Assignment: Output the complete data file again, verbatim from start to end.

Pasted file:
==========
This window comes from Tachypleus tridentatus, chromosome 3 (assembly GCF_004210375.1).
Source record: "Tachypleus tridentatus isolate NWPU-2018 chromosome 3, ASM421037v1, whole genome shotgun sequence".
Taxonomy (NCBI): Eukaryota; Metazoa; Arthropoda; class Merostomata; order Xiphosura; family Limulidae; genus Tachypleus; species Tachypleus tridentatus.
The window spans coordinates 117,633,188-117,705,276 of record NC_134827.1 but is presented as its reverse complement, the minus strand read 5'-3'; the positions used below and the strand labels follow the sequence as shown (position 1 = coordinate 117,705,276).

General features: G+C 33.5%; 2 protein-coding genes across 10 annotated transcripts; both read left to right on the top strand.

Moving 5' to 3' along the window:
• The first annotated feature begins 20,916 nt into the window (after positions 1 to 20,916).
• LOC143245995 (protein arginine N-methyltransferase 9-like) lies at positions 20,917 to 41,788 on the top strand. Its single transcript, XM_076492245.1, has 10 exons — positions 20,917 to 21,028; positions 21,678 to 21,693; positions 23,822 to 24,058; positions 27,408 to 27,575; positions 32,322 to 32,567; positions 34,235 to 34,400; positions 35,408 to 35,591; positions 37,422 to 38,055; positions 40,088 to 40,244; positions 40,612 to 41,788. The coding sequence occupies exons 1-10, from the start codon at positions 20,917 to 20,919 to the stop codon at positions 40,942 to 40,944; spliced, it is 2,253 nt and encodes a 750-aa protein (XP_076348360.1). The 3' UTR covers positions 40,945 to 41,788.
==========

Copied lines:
This window comes from Tachypleus tridentatus, chromosome 3 (assembly GCF_004210375.1).
Source record: "Tachypleus tridentatus isolate NWPU-2018 chromosome 3, ASM421037v1, whole genome shotgun sequence".
Taxonomy (NCBI): Eukaryota; Metazoa; Arthropoda; class Merostomata; order Xiphosura; family Limulidae; genus Tachypleus; species Tachypleus tridentatus.
The window spans coordinates 117,633,188-117,705,276 of record NC_134827.1 but is presented as its reverse complement, the minus strand read 5'-3'; the positions used below and the strand labels follow the sequence as shown (position 1 = coordinate 117,705,276).

General features: G+C 33.5%; 2 protein-coding genes across 10 annotated transcripts; both read left to right on the top strand.

Moving 5' to 3' along the window:
• The first annotated feature begins 20,916 nt into the window (after positions 1 to 20,916).
• LOC143245995 (protein arginine N-methyltransferase 9-like) lies at positions 20,917 to 41,788 on the top strand. Its single transcript, XM_076492245.1, has 10 exons — positions 20,917 to 21,028; positions 21,678 to 21,693; positions 23,822 to 24,058; positions 27,408 to 27,575; positions 32,322 to 32,567; positions 34,235 to 34,400; positions 35,408 to 35,591; positions 37,422 to 38,055; positions 40,088 to 40,244; positions 40,612 to 41,788. The coding sequence occupies exons 1-10, from the start codon at positions 20,917 to 20,919 to the stop codon at positions 40,942 to 40,944; spliced, it is 2,253 nt and encodes a 750-aa protein (XP_076348360.1). The 3' UTR covers positions 40,945 to 41,788.